• Instead, immediately delete the text (or email)
  • If you accidentally click on the link, never fill out a form giving more of your information
  • Place yourself on the national DO NOT CALL list.
  • Stop sharing your mobile phone number except in crucial situations and with trusted contacts
  • Remember when you text to vote or to receive more information, enter sweepstakes or take surveys via text, they are harvesting your phone number.
  • Resist the urge to post your mobile number on your Facebook wall or profile

John Sileo is an award-winning author and international speaker on the dark art of deception (identity theft, data privacy, social media manipulation) and its polar opposite, the powerful use of trust. He is CEO of The Sileo Group, which helps organizations protect their mission-critical privacy. His clients include the Department of Defense, Pfizer, the FDIC, and Homeland Security. Sample his Keynote Presentation  or watch him on Anderson Cooper, 60 Minutes or Fox Business.

Facebook 'Dislike Button' is a Scam!

According to Cnet.com, security firm Sophos has highlighted yet another scam that’s zipping around Facebook in the form of a third-party application, this one spreading in the form of links claiming to be from friends that encourage members to install a Facebook “dislike button.”

Sophos wrote about the scam in a post on Monday,  pointing out that a link to it tends to appear in wall posts that appear to be from the user’s friends (“I just got the Dislike button, so now I can dislike all of your dumb posts lol!!”) but which are actually automated messages from friends who have already been duped. The scam’s purpose is to force users to complete a survey contained in the application, a bit of trickery that has already been known to be perpetuated through scam links like “Justin Bieber trying to flirt” and “Anaconda coughs up a hippo,” the two of which presumably would be enticing to rather different demographics of Facebook users.

As Facebook’s surging membership numbers have blazed past 500 million around the world, its channels of fast social connection and messaging have become a prime target for scammers and viruses.This one’s particularly nasty because a “dislike button,” offering some kind of counterpoint to Facebook’s own “like” button is something that many members have been clamoring for.

Continue Reading the Article

John Sileo is a information security expert that speaks professionally to organizations that want to protect their profits against identity theft, social media exposure and corporate espionage. His recent clients include the Department of Defense, FDIC, FTC and Pfizer.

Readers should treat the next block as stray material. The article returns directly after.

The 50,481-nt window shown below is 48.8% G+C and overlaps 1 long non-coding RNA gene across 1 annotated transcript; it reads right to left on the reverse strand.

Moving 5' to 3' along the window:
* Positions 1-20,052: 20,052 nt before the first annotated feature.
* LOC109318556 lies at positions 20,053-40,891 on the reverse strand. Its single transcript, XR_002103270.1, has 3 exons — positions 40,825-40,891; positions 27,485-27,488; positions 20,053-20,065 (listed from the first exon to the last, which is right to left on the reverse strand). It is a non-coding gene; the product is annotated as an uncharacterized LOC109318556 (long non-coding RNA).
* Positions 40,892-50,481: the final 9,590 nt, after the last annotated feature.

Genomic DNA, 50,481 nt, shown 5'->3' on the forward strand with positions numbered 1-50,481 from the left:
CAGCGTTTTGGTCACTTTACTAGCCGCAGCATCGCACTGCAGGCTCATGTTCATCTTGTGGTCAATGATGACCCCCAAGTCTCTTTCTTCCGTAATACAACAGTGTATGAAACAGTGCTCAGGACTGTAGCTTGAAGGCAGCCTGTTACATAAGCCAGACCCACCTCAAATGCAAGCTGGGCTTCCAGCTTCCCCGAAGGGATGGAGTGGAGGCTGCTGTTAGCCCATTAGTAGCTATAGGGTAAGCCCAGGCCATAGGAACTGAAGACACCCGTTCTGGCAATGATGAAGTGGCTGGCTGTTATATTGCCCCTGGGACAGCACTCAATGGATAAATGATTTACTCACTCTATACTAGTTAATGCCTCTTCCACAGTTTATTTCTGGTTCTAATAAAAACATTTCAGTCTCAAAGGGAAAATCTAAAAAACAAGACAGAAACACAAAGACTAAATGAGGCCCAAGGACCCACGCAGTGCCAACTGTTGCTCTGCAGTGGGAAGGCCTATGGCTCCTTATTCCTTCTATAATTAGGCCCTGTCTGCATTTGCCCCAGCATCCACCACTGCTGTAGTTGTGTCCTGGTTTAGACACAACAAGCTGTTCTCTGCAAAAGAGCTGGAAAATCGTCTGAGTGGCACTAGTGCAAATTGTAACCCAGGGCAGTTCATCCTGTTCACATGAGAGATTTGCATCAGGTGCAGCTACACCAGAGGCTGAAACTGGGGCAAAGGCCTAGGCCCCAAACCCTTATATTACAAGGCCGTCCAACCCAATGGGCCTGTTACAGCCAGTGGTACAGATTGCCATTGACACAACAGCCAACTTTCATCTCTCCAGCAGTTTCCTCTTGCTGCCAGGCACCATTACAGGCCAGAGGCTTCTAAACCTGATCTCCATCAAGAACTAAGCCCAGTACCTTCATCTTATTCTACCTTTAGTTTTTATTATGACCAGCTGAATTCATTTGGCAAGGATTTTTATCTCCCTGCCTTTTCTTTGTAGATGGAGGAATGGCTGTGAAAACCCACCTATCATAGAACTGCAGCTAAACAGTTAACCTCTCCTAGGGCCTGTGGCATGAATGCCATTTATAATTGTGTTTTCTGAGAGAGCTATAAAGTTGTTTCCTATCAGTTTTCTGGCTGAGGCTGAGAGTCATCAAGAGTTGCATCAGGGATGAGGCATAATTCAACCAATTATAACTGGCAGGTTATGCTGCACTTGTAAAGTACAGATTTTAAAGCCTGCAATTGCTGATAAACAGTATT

Harvard Identity Theft Has Lessons for CEOs

The story about the Harvard student who fraudulently gained access into Harvard University is an excellent lesson in repelling fraud. Watching the video to the left, you will be struck by how many opportunities there were to catch him in the act of lying. But it didn’t happen for a long time. The underlying reason he didn’t get caught is the same for prestigious universities like Harvard, Fortune 500 Companies and small businesses alike:

No one verified his claims (until recently). Verification is a learned skill that is under-utilized and under-trained in corporate America.

Apparently the university, the financial aid office and a list of other responsible parties didn’t double check any of the claims he made – his grades, his transfer from MIT, his financial status, nothing. This happens inside of businesses everyday. New hires are processed without so much as a background check, reference check or educational check actually taking place. It is on the HR checklist of to-dos, but that doesn’t mean it is getting done. As a matter of fact, this is a similar case to the Bernie Madoff case – had the SEC taken just a few hours to verify his claims, his victims wouldn’t be out $54 billion. At some point, businesses are going to begin taking notice, and will train their executives and employees on [intlink id=”1261″ type=”post”]detecting the human side of fraud[/intlink]. It’s not that difficult.

John Sileo became one of America’s leading Fraud Training Experts & sought after Identity Theft Speakers after he lost his business and more than $300,000 to identity theft and data breach. His clients include the Department of Defense, Pfizer and the FDIC. To learn more about having him speak at your next meeting or conference, contact him by email or on 800.258.8076.

Adam Wheeler, 23, of Milton, Delaware, faces 20 counts of larceny, identity fraud and other charges over his 2007 application to Harvard University. Apparently he went undetected for almost two years until he applied for a prestigious scholarship that required a more in depth background evaluation.

A professor reviewing his file noticed that Wheeler had plagiarized information from another professor and became suspicious. After a subsequent investigation they found this was not the first time that he had falsified his academic history and achievements.

Mr. Wheeler has been in custody since he was arrested on May 10th and on Tuesday he plead not guilty to all charges. Sources say that when he was confronted with the plagiarism accusation his only response was “ah, I must have made a mistake”.